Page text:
Whoever we put in power in Westminster will be forced to do much the same thing. Blair is a scoundrel but the Labour Party is still the only party in which the organised working class has any input or influence at all.
foul system

We must re-elect Labour but remember that voting is not enough. We must get rid of the whole foul system and that needs a socialist revolution, led by the organised working class.

If we really want change, we must build that class, its organisation, its unity and its strength to first throw out Blair and then the whole capitalist system.


Democratic Korea stands up!

  THE GOVERNMENT of the Democratic People’s Republic of Korea (DPRK) has justly withdrawn from the six-party talks and developed its own nuclear deterrent in the face of unprecedented threats from American imperialism.

    In the hypocritical world of imperialist diplomacy the DPRK is reviled and condemned. But nothing is said about their lackey Israel, whose vast arsenal of weapons of mass destruction threatens all the Arabs. Nothing is said about Israel’s secret atomic weapons establishment at Dimona or Israel’s nuclear potential which Mordechai Vanunu got 18 years for when he exposed it.

    Democratic Korea threatens no one, least of all the United States. It is the US that occupies the south of the country. It is US nuclear weapons that are targeted on north Korea and it is US imperialism that threatens the peace in north east Asia with its Cold War diplomacy that amounts to little more than ultimatums.

    During the Clinton administration progress was made on the nuclear issue and many other outstanding matters and the DPRK government remains committed to dialogue, negotiations and reconciliation.

But over the past four years the Bush administration has waged a relentless hate campaign against Democratic Korea, branding it part of the “axis of evil”, threatening “regime change” and using its propaganda agencies to spread lies and distortions about the people’s government, their leaders and the Workers’ Party of Korea. Is it surprising that DPRK has now had to turn to its own resources to secure its defence?


Bye Bye Gyanendra

In 1952 the Egyptian masses, enraged at the crimes of British imperialism, took to the streets of Cairo torching every symbol of colonialism they could lay their hands on. Gazing out of a palace window, King Farouk gloomily predicted that “eventually there will only be five kings left in the world. The king of spades, the king of diamonds, the king of hearts, the king of clubs and the king of England”.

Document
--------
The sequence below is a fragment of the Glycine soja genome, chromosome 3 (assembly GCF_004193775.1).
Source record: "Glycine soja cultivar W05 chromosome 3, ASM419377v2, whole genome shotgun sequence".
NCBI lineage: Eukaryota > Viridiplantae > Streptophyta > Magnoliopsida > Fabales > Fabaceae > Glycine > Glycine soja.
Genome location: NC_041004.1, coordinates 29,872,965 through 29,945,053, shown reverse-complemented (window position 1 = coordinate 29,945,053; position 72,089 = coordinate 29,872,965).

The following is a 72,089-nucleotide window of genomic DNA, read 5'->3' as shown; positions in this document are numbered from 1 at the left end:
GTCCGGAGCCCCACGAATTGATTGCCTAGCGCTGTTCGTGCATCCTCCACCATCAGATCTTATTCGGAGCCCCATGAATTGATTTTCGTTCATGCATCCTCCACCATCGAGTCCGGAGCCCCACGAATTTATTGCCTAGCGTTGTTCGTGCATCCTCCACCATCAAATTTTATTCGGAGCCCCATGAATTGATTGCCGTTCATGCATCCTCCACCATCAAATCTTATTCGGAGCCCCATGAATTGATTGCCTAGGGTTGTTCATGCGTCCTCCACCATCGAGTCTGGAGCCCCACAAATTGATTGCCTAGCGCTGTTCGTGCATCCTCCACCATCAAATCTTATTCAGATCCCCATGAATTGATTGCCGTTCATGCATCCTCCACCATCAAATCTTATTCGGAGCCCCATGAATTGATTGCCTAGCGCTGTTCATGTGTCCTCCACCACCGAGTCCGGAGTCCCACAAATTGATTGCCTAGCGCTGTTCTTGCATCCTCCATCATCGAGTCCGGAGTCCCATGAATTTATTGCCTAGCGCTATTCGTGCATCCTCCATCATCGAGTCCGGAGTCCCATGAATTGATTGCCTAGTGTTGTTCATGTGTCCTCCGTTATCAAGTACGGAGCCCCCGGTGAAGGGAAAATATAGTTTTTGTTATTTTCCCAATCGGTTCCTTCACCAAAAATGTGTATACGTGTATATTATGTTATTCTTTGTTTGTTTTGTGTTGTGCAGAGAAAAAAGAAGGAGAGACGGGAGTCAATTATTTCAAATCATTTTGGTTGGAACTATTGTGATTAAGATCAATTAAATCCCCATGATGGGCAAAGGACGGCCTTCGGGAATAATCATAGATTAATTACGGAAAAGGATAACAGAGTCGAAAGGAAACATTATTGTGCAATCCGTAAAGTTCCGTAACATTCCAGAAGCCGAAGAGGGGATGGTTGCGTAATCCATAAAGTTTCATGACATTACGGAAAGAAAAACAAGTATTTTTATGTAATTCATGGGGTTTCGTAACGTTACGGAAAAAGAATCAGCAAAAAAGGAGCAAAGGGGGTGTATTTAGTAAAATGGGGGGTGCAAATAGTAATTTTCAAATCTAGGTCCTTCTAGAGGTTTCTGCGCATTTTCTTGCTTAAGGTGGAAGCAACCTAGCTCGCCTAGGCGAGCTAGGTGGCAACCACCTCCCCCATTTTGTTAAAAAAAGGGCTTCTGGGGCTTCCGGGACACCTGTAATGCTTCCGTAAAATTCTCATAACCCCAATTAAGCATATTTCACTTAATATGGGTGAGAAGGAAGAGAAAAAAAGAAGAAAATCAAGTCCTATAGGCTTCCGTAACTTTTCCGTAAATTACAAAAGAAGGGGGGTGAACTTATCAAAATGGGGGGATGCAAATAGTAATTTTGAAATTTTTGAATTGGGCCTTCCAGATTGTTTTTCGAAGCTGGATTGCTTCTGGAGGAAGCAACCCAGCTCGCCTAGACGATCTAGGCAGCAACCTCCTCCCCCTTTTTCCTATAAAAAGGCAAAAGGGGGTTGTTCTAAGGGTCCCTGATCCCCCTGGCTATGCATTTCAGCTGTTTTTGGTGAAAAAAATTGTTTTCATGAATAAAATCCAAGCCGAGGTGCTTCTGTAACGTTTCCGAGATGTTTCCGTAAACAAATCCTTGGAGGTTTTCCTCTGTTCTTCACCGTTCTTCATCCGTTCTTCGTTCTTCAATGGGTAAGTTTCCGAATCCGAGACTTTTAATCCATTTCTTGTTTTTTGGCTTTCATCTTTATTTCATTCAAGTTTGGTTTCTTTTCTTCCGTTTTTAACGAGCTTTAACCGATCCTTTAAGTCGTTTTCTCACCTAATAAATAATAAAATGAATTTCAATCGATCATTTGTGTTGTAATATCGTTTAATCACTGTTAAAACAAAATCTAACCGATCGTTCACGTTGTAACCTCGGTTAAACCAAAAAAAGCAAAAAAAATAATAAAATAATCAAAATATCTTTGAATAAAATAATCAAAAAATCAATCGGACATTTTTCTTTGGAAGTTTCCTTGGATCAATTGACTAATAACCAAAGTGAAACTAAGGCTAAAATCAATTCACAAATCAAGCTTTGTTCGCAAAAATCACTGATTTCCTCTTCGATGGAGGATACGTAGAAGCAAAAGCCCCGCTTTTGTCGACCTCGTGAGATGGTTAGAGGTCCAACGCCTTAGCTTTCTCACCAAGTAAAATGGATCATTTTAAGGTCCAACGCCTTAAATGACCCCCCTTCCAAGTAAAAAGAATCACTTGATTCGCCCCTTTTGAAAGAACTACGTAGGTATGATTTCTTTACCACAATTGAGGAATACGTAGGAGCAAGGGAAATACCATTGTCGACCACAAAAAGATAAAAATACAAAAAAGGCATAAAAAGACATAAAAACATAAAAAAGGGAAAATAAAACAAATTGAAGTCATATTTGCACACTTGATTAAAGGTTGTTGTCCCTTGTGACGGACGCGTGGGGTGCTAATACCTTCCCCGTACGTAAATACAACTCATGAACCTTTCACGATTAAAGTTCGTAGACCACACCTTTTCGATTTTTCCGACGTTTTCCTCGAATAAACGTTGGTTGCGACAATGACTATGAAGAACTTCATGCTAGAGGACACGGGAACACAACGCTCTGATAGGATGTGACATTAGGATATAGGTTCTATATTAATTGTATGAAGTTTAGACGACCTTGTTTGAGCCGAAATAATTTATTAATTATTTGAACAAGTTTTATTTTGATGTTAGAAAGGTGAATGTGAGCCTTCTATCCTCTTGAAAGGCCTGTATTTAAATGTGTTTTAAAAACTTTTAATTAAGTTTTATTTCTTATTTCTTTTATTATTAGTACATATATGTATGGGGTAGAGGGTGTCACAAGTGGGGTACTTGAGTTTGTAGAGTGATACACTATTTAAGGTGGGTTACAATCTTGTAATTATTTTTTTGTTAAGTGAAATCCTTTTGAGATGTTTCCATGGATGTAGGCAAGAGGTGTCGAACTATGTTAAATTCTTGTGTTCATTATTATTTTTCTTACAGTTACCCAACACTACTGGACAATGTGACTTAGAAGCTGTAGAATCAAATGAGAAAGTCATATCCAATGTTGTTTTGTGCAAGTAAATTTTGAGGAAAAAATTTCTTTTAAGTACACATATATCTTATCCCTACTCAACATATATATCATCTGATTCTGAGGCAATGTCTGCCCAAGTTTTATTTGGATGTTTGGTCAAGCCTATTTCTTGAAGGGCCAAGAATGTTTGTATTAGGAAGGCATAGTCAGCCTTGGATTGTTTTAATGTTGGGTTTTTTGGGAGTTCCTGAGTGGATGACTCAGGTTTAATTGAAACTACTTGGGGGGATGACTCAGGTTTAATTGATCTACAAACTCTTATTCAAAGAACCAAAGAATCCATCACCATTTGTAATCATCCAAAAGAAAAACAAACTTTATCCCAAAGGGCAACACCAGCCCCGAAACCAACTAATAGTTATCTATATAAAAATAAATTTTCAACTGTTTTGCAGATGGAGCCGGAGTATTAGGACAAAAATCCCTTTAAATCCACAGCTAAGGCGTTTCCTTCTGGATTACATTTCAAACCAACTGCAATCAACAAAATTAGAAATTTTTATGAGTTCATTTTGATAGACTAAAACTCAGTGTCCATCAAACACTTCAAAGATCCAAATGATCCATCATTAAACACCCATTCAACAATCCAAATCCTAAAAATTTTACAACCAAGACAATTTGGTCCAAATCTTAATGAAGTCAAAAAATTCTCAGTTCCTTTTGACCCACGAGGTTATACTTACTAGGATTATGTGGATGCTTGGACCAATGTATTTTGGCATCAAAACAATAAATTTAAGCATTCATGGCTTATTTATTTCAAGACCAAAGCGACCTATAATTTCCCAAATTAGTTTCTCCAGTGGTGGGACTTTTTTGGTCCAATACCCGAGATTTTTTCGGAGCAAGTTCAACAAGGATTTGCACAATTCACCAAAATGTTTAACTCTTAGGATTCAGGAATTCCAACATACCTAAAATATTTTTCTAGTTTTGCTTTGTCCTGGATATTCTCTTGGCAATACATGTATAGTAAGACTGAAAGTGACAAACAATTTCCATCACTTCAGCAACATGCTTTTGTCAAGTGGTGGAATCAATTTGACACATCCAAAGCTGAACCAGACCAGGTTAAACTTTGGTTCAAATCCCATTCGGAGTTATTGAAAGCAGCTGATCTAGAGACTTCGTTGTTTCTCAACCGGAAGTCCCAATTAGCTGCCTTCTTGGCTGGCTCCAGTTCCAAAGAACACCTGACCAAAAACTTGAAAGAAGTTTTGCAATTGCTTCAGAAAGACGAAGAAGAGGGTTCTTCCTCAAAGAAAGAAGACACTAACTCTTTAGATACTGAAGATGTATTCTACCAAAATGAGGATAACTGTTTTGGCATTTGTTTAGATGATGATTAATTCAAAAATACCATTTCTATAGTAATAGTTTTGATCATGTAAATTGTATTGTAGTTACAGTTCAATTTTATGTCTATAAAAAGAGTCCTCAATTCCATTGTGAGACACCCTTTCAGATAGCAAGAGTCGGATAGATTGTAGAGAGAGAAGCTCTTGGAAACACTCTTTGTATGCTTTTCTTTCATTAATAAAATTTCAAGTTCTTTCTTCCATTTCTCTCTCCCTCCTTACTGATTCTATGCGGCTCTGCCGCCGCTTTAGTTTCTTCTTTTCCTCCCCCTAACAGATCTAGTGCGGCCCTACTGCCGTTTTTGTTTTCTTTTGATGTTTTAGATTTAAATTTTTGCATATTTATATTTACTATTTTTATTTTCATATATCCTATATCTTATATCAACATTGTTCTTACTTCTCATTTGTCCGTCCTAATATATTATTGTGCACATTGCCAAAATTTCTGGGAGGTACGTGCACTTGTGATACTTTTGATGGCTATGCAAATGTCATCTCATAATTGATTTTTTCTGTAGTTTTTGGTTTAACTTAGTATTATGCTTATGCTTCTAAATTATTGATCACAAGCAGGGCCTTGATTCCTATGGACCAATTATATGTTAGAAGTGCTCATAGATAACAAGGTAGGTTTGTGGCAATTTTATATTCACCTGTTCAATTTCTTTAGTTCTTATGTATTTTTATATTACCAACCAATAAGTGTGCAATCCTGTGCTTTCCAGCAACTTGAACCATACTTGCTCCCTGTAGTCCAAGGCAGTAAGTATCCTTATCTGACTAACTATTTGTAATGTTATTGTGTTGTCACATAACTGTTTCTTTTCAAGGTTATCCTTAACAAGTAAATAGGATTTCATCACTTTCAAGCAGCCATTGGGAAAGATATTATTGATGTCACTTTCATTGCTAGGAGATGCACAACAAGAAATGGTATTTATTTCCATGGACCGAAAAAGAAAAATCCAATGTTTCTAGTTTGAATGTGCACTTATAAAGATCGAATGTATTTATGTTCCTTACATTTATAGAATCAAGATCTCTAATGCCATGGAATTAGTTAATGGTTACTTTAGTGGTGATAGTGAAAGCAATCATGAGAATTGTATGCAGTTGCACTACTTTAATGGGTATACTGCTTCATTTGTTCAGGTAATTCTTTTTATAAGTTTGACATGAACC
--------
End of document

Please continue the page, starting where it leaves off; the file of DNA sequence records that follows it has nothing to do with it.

The Egyptian king’s prophesy came to pass quicker than he expected as Farouk was kicked out soon after by Nasser’s Free Officers. But sadly monarchs still outnumber the crowns in a pack of cards. Our people, who executed Charles Stuart in 1649 and established a republic that lasted until 1660, are still burdened with a parasitical and immensely rich royal family who live off the backs of working people. Other monarchs across the globe live the lives of Roman Emperors while their subjects eke a miserable existence on the poverty line and no more so than in Himalayan kingdom of Nepal.

    There, King Gyanendra has swept away his own appointed cabinet to play the tyrant in a desperate response to the Maoist guerrilla movement that now controls over half the country. Most of the leaders of the parliamentary parties, including the powerful Communist Party of Nepal (United Marxist Leninist), are under house arrest. Others have fled to India to lead the campaign for the restoration of democratic rights.

    The guerrillas under the leadership of the Communist Party of Nepal (Maoist) are moving to blockade the capital, Katmandu. For years major differences with the other political parties, including the UML communists, have led to bloodshed and made the building on a united front against the monarchy impossible. But Gyanendra has now managed to unite virtually the whole spectrum of Nepalese opinion around the demand for the end of the monarchy.

    The differences amongst Nepal’s workers and peasants are ones only they can resolve. But all progressives can support the general demand for an end to the feudal monarchy and the establishment of a democratic republic. Farouk packed his bags in 1952. The sooner Gyanendra goes the better – and that goes for the Windsors as well.